Charles Darwin University

CDU eSpace
Institutional Repository

 
CDU Staff and Student only
 

High Morbidity during Treatment and Residual Pulmonary Disability in Pulmonary Tuberculosis: Under-Recognised Phenomena

Ralph, Anna P., Kenangalem, Enny, Waramori, Govert, Pontororing, Gysje J., Sandjaja, Tjitra, Emiliana, Maguire, Graeme P., Kelly, Paul M. and Anstey, Nicholas M. (2013). High Morbidity during Treatment and Residual Pulmonary Disability in Pulmonary Tuberculosis: Under-Recognised Phenomena. PLoS One,8(11):e80302-1-e80302-11.

Document type: Journal Article
Attached Files (Some files may be inaccessible until you login with your CDU eSpace credentials)
Name Description MIMEType Size Downloads
Download this reading Ralph_40695.pdf Published version application/pdf 832.71KB 25
Reading the attached file works best in Firefox, Chrome and IE 9 or later.

IRMA ID cmartelxPUB92
NHMRC Grant No. 605806
496600
Title High Morbidity during Treatment and Residual Pulmonary Disability in Pulmonary Tuberculosis: Under-Recognised Phenomena
Author Ralph, Anna P.
Kenangalem, Enny
Waramori, Govert
Pontororing, Gysje J.
Sandjaja
Tjitra, Emiliana
Maguire, Graeme P.
Kelly, Paul M.
Anstey, Nicholas M.
Journal Name PLoS One
Publication Date 2013
Volume Number 8
Issue Number 11
ISSN 1932-6203   (check CDU catalogue  open catalogue search in new window)
Scopus ID 2-s2.0-84894311818
Start Page e80302-1
End Page e80302-11
Total Pages 11
Place of Publication United States of America
Publisher Public Library of Science
HERDC Category C1 - Journal Article (DIISR)
Abstract Background
In pulmonary tuberculosis (PTB), morbidity during treatment and residual pulmonary disability can be under-estimated.

Methods
Among adults with smear-positive PTB at an outpatient clinic in Papua, Indonesia, we assessed morbidity at baseline and during treatment, and 6-month residual disability, by measuring functional capacity (six-minute walk test [6MWT] and pulmonary function), quality of life (St George’s Respiratory Questionnaire [SGRQ]) and Adverse Events ([AE]: new symptoms not present at outset). Results were compared with findings in locally-recruited volunteers.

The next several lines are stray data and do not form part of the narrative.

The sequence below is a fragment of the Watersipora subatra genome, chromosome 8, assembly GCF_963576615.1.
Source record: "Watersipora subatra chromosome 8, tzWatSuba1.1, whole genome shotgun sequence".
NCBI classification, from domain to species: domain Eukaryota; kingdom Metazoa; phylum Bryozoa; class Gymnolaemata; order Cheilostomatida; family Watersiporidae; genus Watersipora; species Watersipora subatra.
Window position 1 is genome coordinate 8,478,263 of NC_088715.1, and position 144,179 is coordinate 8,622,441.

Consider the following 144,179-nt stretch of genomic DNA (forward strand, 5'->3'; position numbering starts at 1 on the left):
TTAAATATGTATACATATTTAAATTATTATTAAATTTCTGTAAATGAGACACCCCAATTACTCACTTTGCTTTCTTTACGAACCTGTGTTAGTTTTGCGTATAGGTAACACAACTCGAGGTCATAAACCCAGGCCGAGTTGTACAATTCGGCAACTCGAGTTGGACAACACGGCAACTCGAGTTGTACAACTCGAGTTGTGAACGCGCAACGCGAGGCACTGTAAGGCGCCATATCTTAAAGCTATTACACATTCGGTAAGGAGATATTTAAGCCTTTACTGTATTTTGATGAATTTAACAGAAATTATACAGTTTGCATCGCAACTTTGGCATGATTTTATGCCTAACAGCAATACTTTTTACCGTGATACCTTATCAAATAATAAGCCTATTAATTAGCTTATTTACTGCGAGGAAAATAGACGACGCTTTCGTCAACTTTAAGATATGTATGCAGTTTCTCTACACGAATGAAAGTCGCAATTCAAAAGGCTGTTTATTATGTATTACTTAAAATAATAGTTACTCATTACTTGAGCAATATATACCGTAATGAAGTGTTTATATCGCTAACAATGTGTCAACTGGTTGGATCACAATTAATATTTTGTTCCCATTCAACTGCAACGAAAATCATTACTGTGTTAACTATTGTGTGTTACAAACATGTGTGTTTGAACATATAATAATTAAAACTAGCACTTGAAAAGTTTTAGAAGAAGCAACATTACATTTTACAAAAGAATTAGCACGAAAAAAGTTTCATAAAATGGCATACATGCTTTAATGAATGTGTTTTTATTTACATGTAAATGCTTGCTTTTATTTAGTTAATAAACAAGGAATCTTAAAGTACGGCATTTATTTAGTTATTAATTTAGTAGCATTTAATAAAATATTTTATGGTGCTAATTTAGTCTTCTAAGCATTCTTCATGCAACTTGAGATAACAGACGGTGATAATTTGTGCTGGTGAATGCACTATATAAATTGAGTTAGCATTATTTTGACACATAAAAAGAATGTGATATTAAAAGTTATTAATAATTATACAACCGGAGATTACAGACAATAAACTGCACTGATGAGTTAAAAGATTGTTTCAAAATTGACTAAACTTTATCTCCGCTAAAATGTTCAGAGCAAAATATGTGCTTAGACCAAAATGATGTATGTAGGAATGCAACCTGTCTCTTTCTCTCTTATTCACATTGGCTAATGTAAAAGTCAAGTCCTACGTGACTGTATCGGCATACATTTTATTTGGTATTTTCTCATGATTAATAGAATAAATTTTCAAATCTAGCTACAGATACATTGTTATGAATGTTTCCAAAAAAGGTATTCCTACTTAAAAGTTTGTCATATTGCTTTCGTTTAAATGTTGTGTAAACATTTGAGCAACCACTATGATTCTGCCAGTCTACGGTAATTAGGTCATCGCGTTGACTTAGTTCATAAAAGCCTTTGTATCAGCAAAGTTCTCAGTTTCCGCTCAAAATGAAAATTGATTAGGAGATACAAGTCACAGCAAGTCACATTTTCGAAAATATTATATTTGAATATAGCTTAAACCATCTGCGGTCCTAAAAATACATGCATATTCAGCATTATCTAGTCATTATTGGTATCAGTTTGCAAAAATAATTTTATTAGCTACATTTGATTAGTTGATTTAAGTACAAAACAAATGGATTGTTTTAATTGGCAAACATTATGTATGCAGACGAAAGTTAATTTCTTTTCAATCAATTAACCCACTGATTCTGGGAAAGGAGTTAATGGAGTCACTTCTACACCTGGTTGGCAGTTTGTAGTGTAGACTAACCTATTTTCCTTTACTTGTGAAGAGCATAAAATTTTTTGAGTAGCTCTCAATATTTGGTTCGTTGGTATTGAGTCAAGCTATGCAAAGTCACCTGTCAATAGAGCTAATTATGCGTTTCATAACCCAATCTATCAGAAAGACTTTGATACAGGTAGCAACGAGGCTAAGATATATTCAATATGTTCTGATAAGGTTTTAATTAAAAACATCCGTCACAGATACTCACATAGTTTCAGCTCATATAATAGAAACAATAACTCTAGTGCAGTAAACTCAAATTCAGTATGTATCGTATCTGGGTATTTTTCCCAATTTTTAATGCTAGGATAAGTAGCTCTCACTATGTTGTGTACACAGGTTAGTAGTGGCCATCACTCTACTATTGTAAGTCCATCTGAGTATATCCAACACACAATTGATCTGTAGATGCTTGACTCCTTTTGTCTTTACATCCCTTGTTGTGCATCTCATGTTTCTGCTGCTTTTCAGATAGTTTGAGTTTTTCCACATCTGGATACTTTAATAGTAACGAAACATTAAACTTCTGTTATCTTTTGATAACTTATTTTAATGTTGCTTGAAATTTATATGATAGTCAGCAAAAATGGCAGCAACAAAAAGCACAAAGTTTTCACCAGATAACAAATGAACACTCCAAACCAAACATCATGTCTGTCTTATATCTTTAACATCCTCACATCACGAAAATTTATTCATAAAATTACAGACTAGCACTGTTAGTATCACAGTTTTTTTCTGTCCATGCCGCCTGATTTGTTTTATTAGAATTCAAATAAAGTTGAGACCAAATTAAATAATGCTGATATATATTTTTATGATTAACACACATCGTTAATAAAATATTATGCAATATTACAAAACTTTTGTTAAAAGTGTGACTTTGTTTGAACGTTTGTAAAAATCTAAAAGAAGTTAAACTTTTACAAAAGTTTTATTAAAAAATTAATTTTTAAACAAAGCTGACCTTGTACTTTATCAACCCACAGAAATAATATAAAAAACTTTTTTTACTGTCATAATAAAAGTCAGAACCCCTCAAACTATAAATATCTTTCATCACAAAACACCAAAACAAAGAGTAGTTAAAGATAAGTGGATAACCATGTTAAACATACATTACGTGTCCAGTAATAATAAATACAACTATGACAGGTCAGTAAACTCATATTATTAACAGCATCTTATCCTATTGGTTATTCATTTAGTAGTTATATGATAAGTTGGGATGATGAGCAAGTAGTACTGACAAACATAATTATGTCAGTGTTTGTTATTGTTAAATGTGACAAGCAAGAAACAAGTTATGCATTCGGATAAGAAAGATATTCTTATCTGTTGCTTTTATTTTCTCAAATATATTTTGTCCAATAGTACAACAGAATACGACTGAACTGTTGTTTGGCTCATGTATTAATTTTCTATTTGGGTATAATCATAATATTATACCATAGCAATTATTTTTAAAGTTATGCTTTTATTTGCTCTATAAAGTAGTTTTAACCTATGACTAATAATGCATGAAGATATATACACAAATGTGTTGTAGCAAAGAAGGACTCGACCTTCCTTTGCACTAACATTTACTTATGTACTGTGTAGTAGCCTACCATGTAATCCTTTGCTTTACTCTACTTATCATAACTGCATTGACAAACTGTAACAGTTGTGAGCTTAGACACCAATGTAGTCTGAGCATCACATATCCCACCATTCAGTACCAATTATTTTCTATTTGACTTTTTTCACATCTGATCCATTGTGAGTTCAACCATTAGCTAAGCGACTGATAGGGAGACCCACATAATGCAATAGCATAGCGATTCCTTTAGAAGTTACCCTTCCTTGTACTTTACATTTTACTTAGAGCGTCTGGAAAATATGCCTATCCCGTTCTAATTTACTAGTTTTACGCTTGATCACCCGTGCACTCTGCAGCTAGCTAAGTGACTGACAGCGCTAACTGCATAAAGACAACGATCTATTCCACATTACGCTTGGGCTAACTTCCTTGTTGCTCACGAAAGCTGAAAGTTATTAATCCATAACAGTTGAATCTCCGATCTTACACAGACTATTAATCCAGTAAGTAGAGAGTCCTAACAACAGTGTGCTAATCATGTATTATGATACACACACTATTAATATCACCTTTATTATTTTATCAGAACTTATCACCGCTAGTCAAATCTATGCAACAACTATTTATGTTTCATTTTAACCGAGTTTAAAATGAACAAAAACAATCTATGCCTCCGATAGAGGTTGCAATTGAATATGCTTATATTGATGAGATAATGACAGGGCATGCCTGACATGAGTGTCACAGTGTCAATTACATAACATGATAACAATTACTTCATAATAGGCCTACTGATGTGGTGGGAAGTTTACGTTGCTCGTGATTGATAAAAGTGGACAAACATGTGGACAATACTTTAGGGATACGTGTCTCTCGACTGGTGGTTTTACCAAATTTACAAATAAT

Results
200 PTB patients and 40 volunteers were enrolled. 6WMT was 497m (interquartile range 460-529) in controls versus 408m (IQR 346-450) in PTB patients at baseline (p<0.0001) and 470m (IQR 418-515) in PTB patients after 6 months (p=0.02 versus controls). SGRQ total score was 0 units (IQR 0-2.9) in controls, versus 36.9 (27.4-52.8) in PTB patients at baseline (p<0.0001) and 4.3 (1.7-8.8) by 6 months (p<0.0001). Mean percentage of predicted FEV1 was 92% (standard deviation 19.9) in controls, versus 63% (19.4) in PTB patients at baseline (p<0.0001) and 71% (17.5) by 6 months (p<0.0001). After 6 months, 27% of TB patients still had at least moderate-severe pulmonary function impairment, and 57% still had respiratory symptoms, despite most achieving ‘successful’ treatment outcomes, and reporting good quality of life. More-advanced disease at baseline (longer illness duration, worse baseline X-ray) and HIV positivity predicted residual disability. AE at any time during treatment were common: itch 59%, arthralgia 58%, headache 40%, nausea 33%, vomiting 16%.

Conclusion
We found high 6-month residual pulmonary disability and high AE rates. Although PTB treatment is highly successful, the extent of morbidity during treatment and residual impairment could be overlooked if not specifically sought. Calculations of PTB-related burden of disease should acknowledge that TB-related morbidity does not stop at 6 months. Early case detection and treatment are key in minimising residual impairment.

DOI http://dx.doi.org/10.1371/journal.pone.0080302   (check subscription with CDU E-Gateway service for CDU Staff and Students  check subscription with CDU E-Gateway in new window)
Additional Notes This is an Open Access article distributed under the terms of the Creative Commons Attribution License 4.0, which permits unrestricted use, distribution, and reproduction in any medium, provided the original work is properly cited.
Description for Link Link to CC Attribution 4.0 License
URL https://creativecommons.org/licenses/by/4.0/au/legalcode


© copyright

Every reasonable effort has been made to ensure that permission has been obtained for items included in CDU eSpace. If you believe that your rights have been infringed by this repository, please contact digitisation@cdu.edu.au.

 
Versions
Version Filter Type
Access Statistics: 25 Abstract Views, 25 File Downloads  -  Detailed Statistics
Created: Thu, 07 Aug 2014, 17:21:53 CST